Parents in exile

By Michelle Chen Apr 16, 2009

The threat of deportation has loomed heavily over immigrant communities for years, but the issue has never gained much traction in the mainstream immigration debate, perhaps owing to the stigma surrounding so-called “criminal” deportees. But research published by Human Rights Watch shows that the human impact of deportation is becoming harder to ignore. The sweeping 1996 immigration reforms drastically expanded the power of the federal officials and courts to have people deport for various violations—not just those illegally residing in the country but green-card holders as well. The laws have been touted as critical public safety measures. Yet the net effect, according to Human Rights Watch’s analysis, has been a huge number of non-citizens forced into exile for minor, nonviolent offenses, from drug possession to traffic violations:

In reality, 72 percent of those who were deported between 1997 and 2007 for whom we have crime data were expelled from the United States for non-violent offenses…. The top four crimes forming the basis for deportation of all types of non-citizens from the United States were: entering the United States illegally (comprising 24 percent of all deportees for whom we have crime data), driving under the influence of alcohol (7.2 percent), assault (5.5 percent), and immigration crimes (for example, selling false citizenship papers) (5.5 percent). In addition to these "top four," the relatively minor crimes for which non-citizens were most frequently deported include: marijuana possession (2.2 percent), traffic offenses (1.5 percent), and disorderly conduct (0.4 percent). Of course, non-citizens were also deported for more serious violent crimes, including robbery (2.2 percent) and aggravated assault (1 percent). But contrary to popular belief and fear-mongering about criminal behavior by non-citizens, a tiny minority, just 0.3 percent, were deported for any form of intentional homicide.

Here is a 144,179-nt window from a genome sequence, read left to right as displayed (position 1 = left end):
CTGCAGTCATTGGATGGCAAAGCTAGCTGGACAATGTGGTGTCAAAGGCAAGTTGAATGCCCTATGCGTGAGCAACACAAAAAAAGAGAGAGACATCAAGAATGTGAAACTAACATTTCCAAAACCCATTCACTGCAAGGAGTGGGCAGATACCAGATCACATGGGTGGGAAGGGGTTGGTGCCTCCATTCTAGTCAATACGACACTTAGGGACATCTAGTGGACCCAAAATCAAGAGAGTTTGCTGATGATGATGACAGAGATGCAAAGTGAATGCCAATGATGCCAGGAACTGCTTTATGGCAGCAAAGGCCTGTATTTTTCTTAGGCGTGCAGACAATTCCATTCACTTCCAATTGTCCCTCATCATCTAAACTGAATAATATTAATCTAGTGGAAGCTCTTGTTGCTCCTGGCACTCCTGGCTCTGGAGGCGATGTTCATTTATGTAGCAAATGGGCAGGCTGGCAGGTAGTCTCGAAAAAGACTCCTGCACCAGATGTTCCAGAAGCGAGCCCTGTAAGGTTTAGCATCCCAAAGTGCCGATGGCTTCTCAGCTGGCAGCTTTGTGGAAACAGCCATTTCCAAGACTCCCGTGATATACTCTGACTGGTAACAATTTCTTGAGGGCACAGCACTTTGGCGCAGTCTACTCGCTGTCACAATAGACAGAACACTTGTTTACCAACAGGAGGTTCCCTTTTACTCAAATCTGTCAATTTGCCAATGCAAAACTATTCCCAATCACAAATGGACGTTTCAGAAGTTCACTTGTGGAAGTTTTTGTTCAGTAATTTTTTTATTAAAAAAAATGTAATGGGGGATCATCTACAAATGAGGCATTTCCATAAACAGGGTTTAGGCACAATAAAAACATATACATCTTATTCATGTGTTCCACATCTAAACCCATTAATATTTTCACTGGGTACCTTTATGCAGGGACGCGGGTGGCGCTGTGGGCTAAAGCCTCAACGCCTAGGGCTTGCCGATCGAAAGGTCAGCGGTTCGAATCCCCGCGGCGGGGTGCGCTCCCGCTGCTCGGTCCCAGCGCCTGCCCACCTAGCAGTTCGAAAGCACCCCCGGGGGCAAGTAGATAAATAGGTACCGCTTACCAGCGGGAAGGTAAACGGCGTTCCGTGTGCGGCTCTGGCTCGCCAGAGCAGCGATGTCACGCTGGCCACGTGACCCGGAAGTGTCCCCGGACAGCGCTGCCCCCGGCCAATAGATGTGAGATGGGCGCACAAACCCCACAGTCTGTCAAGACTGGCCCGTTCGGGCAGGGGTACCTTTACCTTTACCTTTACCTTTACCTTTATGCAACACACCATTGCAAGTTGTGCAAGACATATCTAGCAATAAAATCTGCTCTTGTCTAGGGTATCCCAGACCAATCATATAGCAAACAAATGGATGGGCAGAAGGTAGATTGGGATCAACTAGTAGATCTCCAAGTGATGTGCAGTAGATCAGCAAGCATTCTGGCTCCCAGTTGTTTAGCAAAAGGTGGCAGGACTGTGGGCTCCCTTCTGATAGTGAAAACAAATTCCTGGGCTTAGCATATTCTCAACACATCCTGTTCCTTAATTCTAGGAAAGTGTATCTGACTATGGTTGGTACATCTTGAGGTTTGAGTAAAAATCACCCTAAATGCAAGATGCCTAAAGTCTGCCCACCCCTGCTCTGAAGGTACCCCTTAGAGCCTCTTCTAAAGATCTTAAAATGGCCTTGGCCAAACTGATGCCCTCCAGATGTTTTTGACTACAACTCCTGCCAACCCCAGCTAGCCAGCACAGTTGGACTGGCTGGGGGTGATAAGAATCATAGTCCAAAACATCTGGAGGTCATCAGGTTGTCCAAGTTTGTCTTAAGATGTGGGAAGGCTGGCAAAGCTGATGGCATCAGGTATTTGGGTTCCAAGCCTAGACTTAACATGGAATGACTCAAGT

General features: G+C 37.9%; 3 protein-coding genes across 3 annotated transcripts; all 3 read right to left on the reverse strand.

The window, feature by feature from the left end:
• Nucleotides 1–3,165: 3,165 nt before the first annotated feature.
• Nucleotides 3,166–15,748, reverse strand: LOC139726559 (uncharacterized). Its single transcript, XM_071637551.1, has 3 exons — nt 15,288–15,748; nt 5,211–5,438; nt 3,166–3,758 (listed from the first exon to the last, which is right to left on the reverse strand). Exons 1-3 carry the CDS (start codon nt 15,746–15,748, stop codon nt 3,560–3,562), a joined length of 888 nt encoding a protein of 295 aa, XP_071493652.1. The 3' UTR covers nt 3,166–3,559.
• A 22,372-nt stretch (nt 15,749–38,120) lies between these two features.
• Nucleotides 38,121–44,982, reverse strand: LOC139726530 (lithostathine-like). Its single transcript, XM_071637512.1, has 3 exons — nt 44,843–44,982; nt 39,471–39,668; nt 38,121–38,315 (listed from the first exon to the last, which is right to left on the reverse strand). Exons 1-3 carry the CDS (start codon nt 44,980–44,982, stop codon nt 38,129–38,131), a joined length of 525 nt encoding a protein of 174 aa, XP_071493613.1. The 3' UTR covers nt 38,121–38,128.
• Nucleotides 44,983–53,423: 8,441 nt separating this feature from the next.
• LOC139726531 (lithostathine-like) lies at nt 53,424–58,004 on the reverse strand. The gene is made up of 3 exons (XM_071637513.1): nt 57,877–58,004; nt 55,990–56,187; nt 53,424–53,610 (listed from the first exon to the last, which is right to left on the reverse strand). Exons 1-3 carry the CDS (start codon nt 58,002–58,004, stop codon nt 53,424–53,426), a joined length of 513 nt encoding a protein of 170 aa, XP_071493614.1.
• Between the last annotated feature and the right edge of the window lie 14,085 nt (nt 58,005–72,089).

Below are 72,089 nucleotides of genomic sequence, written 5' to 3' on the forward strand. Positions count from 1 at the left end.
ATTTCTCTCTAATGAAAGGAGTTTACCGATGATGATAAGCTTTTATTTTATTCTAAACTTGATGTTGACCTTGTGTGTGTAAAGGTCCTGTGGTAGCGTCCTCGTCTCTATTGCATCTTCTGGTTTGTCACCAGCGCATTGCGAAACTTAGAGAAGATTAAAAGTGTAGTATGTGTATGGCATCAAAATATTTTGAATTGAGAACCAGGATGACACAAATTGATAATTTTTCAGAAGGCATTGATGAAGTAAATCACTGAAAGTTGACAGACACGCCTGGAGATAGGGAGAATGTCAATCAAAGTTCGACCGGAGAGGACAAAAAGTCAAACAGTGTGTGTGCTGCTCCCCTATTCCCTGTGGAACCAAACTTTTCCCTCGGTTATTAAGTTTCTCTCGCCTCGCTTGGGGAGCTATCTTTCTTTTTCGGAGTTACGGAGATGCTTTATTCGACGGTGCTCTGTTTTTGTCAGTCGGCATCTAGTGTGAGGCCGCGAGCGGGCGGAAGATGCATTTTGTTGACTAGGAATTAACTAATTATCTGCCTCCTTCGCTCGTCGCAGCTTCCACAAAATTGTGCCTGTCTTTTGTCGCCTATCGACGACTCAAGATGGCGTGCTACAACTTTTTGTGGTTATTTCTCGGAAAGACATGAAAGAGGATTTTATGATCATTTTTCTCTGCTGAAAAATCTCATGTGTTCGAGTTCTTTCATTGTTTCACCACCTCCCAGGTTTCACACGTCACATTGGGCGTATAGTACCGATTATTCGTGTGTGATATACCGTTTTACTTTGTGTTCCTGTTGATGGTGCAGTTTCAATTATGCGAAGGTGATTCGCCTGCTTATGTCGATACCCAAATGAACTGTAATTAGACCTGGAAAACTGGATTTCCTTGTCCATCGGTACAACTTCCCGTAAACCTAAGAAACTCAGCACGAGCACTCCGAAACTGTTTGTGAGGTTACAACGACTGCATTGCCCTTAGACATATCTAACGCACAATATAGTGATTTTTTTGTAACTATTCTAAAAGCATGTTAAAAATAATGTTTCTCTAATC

Activists say changes the 1996 reforms sharply narrowed legal avenues for people to defend themselves from deportation by demonstrating their family and community ties in the United States. In many cases, those facing deportation have grown up or raised families in the US and may have little connection to the language or culture of their country of origin. Overall, the government has separated more than one million family members through deportation since 1997—forcing families into economic and emotional devastation while costing taxpayers billions of dollars. In a testimony on the website of Families for Freedom, a New York-based advocacy group, a Chinese immigrant couple described their struggle to remain intact in defiance of ICE orders:

My wife and I have been here 10 years. We work and support our family together. Our children were born here. We deserve a chance at least to stay together. To be a family. I am here representing thousands of families with a similar situation. Lawyers tell us to hide until the law changes. They keep saying the laws are going to change any minute now. But I have been hearing those rumors for years. I am standing here today, even though I am afraid, because we have to be brave. I have been fighting my case since I came into this country. I came when I was 17. I got detained. I was put in a prison for children. After I was released, my deportation case continued. I think about it every single day for the last 10 years. And no matter how hard I try, there seems to be no solution.

The White House has promised to keep immigration reform on its agenda, but has remained relatively quiet on the issue of deportation. In Congress, Rep. Jose Serrano (D-New York) has introduced legislation to give judges more flexibility to exempt individuals from deportation policies to keep families together. The issue has gained more visibility in recent months in the wake of high-profile workplace immigration raids and struggles in the Haitian immigrant community against the loss of temporary protection from deportation. For now, countless families hope they can avoid a government crackdown long enough for lawmakers to realize that breaking families apart doesn’t constitute sound immigration policy. Image: Standing FIRM